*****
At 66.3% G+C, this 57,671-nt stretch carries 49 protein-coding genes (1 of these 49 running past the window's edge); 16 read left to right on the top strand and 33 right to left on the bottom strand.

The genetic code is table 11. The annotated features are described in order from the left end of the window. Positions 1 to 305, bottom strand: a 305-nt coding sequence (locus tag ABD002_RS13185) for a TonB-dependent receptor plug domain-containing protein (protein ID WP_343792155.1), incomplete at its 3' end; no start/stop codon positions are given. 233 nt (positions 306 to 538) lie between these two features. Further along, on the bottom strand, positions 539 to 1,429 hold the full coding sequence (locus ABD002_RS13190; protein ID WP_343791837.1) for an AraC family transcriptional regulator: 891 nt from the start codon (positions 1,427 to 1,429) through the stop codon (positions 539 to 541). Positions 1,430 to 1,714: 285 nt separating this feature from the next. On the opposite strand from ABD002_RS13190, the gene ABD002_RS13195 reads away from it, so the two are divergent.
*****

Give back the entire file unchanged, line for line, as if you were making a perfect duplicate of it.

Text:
At 66.3% G+C, this 57,671-nt stretch carries 49 protein-coding genes (1 of these 49 running past the window's edge); 16 read left to right on the top strand and 33 right to left on the bottom strand.

The genetic code is table 11. The annotated features are described in order from the left end of the window. Positions 1 to 305, bottom strand: a 305-nt coding sequence (locus tag ABD002_RS13185) for a TonB-dependent receptor plug domain-containing protein (protein ID WP_343792155.1), incomplete at its 3' end; no start/stop codon positions are given. 233 nt (positions 306 to 538) lie between these two features. Further along, on the bottom strand, positions 539 to 1,429 hold the full coding sequence (locus ABD002_RS13190; protein ID WP_343791837.1) for an AraC family transcriptional regulator: 891 nt from the start codon (positions 1,427 to 1,429) through the stop codon (positions 539 to 541). Positions 1,430 to 1,714: 285 nt separating this feature from the next. On the opposite strand from ABD002_RS13190, the gene ABD002_RS13195 reads away from it, so the two are divergent.